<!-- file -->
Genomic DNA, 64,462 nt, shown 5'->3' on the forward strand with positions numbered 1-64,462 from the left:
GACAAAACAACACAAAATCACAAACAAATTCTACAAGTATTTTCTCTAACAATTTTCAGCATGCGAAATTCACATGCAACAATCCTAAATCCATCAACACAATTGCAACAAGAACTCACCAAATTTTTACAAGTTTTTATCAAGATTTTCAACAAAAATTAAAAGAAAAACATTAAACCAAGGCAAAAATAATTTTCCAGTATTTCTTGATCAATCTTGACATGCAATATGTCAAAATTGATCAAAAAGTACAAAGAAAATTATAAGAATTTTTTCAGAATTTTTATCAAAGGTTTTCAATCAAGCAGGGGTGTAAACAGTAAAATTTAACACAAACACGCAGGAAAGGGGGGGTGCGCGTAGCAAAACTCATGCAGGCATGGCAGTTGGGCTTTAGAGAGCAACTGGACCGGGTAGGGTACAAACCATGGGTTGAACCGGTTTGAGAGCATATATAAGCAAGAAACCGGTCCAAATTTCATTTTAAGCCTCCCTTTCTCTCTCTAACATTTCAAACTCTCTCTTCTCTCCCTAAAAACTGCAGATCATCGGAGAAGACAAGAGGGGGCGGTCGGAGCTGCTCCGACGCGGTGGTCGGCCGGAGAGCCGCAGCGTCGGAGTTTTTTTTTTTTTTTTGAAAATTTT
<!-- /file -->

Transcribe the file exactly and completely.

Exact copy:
Genomic DNA, 64,462 nt, shown 5'->3' on the forward strand with positions numbered 1-64,462 from the left:
GACAAAACAACACAAAATCACAAACAAATTCTACAAGTATTTTCTCTAACAATTTTCAGCATGCGAAATTCACATGCAACAATCCTAAATCCATCAACACAATTGCAACAAGAACTCACCAAATTTTTACAAGTTTTTATCAAGATTTTCAACAAAAATTAAAAGAAAAACATTAAACCAAGGCAAAAATAATTTTCCAGTATTTCTTGATCAATCTTGACATGCAATATGTCAAAATTGATCAAAAAGTACAAAGAAAATTATAAGAATTTTTTCAGAATTTTTATCAAAGGTTTTCAATCAAGCAGGGGTGTAAACAGTAAAATTTAACACAAACACGCAGGAAAGGGGGGGTGCGCGTAGCAAAACTCATGCAGGCATGGCAGTTGGGCTTTAGAGAGCAACTGGACCGGGTAGGGTACAAACCATGGGTTGAACCGGTTTGAGAGCATATATAAGCAAGAAACCGGTCCAAATTTCATTTTAAGCCTCCCTTTCTCTCTCTAACATTTCAAACTCTCTCTTCTCTCCCTAAAAACTGCAGATCATCGGAGAAGACAAGAGGGGGCGGTCGGAGCTGCTCCGACGCGGTGGTCGGCCGGAGAGCCGCAGCGTCGGAGTTTTTTTTTTTTTTTTGAAAATTTT